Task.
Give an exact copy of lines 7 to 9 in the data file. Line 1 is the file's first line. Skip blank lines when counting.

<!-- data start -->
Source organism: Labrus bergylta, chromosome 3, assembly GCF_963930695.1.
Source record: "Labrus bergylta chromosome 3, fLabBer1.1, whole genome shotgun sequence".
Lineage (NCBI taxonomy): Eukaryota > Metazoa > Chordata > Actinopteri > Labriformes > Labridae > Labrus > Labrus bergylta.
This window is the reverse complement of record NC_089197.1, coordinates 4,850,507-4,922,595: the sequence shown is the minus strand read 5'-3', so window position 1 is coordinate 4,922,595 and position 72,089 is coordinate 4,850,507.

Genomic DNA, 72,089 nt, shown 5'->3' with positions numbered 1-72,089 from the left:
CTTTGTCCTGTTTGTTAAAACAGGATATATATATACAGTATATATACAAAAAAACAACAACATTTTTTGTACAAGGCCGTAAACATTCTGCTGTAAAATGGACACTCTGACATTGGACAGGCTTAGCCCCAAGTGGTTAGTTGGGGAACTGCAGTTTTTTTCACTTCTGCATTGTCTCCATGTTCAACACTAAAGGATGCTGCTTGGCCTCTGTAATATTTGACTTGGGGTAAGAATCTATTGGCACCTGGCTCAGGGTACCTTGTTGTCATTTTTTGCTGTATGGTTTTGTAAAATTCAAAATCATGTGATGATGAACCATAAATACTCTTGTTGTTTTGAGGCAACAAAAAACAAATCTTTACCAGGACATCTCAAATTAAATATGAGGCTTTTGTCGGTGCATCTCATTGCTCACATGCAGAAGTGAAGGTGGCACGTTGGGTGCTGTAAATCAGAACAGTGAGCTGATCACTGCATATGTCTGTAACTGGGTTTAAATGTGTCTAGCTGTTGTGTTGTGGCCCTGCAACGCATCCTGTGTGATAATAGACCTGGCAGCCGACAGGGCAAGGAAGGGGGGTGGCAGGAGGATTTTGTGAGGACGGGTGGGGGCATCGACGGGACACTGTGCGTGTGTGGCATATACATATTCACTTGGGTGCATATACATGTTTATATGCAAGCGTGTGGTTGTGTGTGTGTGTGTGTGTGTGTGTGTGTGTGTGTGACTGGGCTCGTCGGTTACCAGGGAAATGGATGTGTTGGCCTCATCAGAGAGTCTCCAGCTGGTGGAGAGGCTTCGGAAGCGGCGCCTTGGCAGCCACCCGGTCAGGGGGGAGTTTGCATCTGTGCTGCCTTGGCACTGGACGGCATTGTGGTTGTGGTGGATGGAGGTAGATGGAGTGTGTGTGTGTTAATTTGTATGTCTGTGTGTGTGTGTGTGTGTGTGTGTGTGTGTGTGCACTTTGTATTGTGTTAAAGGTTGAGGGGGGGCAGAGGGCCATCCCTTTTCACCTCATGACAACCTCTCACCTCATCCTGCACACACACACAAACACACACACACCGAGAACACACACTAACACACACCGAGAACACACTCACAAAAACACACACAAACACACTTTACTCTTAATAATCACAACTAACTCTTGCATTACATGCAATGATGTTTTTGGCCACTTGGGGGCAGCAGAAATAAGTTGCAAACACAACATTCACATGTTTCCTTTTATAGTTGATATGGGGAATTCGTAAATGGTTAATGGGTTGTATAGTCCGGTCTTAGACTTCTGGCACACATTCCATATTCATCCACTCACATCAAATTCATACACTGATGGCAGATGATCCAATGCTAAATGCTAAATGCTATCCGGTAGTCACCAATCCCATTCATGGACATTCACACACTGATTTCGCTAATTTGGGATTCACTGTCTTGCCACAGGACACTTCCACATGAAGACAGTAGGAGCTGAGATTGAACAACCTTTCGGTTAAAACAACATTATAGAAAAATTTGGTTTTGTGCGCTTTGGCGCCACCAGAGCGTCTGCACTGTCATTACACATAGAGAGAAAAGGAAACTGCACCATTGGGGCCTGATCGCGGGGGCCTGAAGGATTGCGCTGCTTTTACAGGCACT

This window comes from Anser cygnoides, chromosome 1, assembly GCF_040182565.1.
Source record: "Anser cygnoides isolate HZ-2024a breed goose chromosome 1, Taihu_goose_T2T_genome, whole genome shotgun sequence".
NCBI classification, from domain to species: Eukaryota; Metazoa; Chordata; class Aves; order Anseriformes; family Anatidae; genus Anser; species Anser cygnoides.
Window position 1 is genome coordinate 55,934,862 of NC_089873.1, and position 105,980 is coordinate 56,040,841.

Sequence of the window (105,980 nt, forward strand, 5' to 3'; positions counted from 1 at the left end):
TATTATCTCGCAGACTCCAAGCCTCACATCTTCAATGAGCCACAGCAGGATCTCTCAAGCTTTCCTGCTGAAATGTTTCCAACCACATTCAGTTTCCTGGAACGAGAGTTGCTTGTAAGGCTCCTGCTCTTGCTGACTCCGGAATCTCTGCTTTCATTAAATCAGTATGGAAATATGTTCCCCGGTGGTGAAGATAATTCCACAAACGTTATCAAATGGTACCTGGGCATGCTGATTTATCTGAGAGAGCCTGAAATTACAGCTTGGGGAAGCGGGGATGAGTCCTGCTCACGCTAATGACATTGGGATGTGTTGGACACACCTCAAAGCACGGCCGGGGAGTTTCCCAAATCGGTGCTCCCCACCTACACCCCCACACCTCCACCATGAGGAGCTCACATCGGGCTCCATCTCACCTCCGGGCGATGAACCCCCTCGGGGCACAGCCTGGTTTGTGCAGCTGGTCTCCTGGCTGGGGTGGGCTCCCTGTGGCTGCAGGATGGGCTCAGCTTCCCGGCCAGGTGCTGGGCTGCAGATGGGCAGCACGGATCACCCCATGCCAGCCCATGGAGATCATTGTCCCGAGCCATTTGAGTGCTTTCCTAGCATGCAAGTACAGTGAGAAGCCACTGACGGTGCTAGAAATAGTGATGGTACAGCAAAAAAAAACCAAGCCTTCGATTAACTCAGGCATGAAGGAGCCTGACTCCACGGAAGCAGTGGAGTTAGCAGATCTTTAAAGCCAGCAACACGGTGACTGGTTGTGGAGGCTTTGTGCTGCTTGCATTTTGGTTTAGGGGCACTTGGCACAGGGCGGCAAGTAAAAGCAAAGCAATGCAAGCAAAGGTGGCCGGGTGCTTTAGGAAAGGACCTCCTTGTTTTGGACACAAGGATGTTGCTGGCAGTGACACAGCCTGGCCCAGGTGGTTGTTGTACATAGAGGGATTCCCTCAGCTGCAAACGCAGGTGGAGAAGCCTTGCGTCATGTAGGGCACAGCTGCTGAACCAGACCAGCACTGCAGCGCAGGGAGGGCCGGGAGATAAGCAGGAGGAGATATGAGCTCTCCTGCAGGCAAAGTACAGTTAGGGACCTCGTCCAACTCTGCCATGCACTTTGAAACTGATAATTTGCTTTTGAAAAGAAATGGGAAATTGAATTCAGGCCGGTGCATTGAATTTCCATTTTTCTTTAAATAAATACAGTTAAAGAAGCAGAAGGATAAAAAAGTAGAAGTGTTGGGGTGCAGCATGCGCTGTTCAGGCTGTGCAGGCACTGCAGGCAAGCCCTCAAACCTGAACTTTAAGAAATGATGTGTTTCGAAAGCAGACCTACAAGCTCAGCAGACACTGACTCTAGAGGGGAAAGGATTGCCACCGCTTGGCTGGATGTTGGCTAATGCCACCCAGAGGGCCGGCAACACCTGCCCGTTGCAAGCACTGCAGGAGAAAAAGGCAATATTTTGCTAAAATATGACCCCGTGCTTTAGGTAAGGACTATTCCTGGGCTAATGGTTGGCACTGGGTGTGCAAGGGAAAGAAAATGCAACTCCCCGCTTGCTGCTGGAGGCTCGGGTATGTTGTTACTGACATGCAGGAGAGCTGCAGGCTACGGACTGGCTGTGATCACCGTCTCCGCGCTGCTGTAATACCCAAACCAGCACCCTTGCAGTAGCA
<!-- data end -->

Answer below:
This window comes from Anser cygnoides, chromosome 1, assembly GCF_040182565.1.
Source record: "Anser cygnoides isolate HZ-2024a breed goose chromosome 1, Taihu_goose_T2T_genome, whole genome shotgun sequence".
NCBI classification, from domain to species: Eukaryota; Metazoa; Chordata; class Aves; order Anseriformes; family Anatidae; genus Anser; species Anser cygnoides.